This is uncomfortable for me to say, so I’m just going to blurt it out. X and Bad Brains were pretty boring live. I know. I KNOW. These guys are legends. They’ve been doing this for four decades now. They have nothing to prove. They’re up there in the years, and at least in H.R.’s case have health concerns. Not everyone can be Iggy Pop, who’s pushing a thousand and still writhing around on the floor like a teenager. They still sounded great, but there wasn’t a lot of energy in their sets.
Saturday night’s penultimate act At the Drive-In had the opposite problem. Cedric Bixler-Zavala still tosses the mic around and launches himself off the drumkit with no apparent care about whether he’ll come down on his feet, but the volume they were playing at really muddied their sound and overwhelmed Omar Rodriguez-Lopez’s precise guitarwork. It was still enjoyable to hear my favorite cuts off Relationship of Command, from which their set drew heavily, but years of being baited by ATDI’s reputation as a live band set my expectations at a level they couldn’t quite reach. Plus, no “Transatlantic Foe”? Come on, guys…
I’ve drifted away from Liars’ recorded output over the years, but there’s no question these guys can still bring it live. Angus Andrew stalked onto the stage in a white wedding dress, his long lace veil billowing in the wind. Standing before a small podium, he fiddled with dials that hellishly distorted his vocals during the bouncier electronic numbers like “Mess on a Mission” and “House Clouds,” as well as on more harrowing fare like “Scarecrow on a Killer Slant.”
The Buzzcocks made a good showing for old-head punk rock. Their hit-laden set (anyone with a copy of Singles Going Steady could do a reasonable job keeping score at home) was brisk and tuneful, and their chemistry forty-plus years in the making shined through at every turn, particularly on spacier numbers like “Why Can’t I Touch It?” Finally Nine Inch Nails brought Friday to a close with a riveting headlining performance. The fog-machines were going into overdrive throughout the set, such that the stage was constantly cloaked in billowing smoke like the steaming maw of hell. Reznor was intense, if a little aloof as he careened throughout his discography, lightly dusting his set with hits like “The Hand that Feeds,” “Closer,” and “Head Like a Hole.”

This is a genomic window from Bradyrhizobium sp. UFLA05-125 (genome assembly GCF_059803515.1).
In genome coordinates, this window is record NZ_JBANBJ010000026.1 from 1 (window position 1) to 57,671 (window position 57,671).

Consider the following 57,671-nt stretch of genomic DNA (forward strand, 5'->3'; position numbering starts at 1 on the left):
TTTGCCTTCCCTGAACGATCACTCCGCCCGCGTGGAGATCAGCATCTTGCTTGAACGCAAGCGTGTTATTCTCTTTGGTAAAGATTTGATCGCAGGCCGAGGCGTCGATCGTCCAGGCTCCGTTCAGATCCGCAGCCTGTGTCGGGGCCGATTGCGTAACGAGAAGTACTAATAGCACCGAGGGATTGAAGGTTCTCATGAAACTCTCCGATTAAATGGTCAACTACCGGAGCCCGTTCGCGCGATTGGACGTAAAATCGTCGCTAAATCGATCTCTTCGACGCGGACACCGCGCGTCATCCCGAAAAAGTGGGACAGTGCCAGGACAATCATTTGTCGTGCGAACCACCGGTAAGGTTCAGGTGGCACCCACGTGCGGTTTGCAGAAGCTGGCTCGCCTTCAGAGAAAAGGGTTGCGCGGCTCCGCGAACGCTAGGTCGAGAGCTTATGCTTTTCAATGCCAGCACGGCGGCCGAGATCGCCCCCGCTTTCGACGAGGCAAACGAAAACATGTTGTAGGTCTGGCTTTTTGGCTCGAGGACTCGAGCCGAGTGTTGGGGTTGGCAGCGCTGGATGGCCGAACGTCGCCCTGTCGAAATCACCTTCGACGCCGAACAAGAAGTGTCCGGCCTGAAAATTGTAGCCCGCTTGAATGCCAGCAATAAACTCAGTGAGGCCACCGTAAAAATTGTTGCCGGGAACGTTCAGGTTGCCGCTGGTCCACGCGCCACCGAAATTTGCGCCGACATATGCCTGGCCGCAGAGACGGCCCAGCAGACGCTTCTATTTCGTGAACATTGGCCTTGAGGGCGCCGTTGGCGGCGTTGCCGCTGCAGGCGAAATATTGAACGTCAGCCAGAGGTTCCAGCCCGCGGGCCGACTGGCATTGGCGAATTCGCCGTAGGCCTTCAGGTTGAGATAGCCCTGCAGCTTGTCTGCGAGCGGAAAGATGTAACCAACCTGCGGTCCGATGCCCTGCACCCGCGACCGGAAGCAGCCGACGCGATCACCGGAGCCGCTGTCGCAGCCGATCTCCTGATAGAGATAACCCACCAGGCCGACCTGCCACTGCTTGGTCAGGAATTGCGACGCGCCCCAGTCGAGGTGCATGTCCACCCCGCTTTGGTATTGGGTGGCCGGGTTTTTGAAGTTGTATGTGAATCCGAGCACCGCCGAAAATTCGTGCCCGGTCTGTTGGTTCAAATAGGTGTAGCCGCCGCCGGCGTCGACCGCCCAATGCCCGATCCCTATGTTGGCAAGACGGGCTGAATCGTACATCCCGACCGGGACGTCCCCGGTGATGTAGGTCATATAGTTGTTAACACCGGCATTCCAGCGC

Gogol Bordello brought their brand of feel-good bedlam to the fest on Saturday and convinced me that I need to revisit Transcontinental Hustle. I was left pretty cold by the album when it came out back in 2010, but goddamn if every cut they played off it didn’t bring the house down, particularly “We Comin’ Rougher (Immigraniada),” which has taken on a pointed significance in the era of Trump.
Following Dinosaur Jr.’s sublime album playthrough of You’re Living All Over Me, I crashed the angry party that Prophets Of Rage were throwing on Sunday night long enough to hear them drop a pair of RATM covers (“Testify” and “Take the Power Back”) amid some original songs from their hot-off-the-presses eponymous debut. But it was the siren song of M.I.A. that ultimately seduced me. The British emcee was in fine form, if surprisingly mute on politics. She knocked out hit after hit for her eager crowd, while a mesmerizing light show engulfed the stage. At the risk of losing all my punk cred, after that kind of spectacle, Jawbreaker just couldn’t hold my interest. Beyond one or two songs of Dear You, I’d never quite managed to find my way into them, but the die-hards in the front row seemed to be getting everything they wanted out of them, so that’s all that matters, right?
And that, in a nutshell, was Riot Fest 2017. There’s a ton I missed out on, including Shabazz Palaces, Wu Tang Clan performing 36 Chambers, Built to Spill’s play-through of Keep It Like a Secret, and festival mainstays Gwar and Andrew W.K., but some of the sets I was able to take in this year numbered among the most powerful and exhilarating festival experiences I’ve ever witnessed. As the situation in the outside world grows more dire, we continue to look to art for solace, and there was plenty of that to be found. But the bravest artists offered something we needed more: a kick in the ass to get back out there and try to change something, however small and however futile that might appear.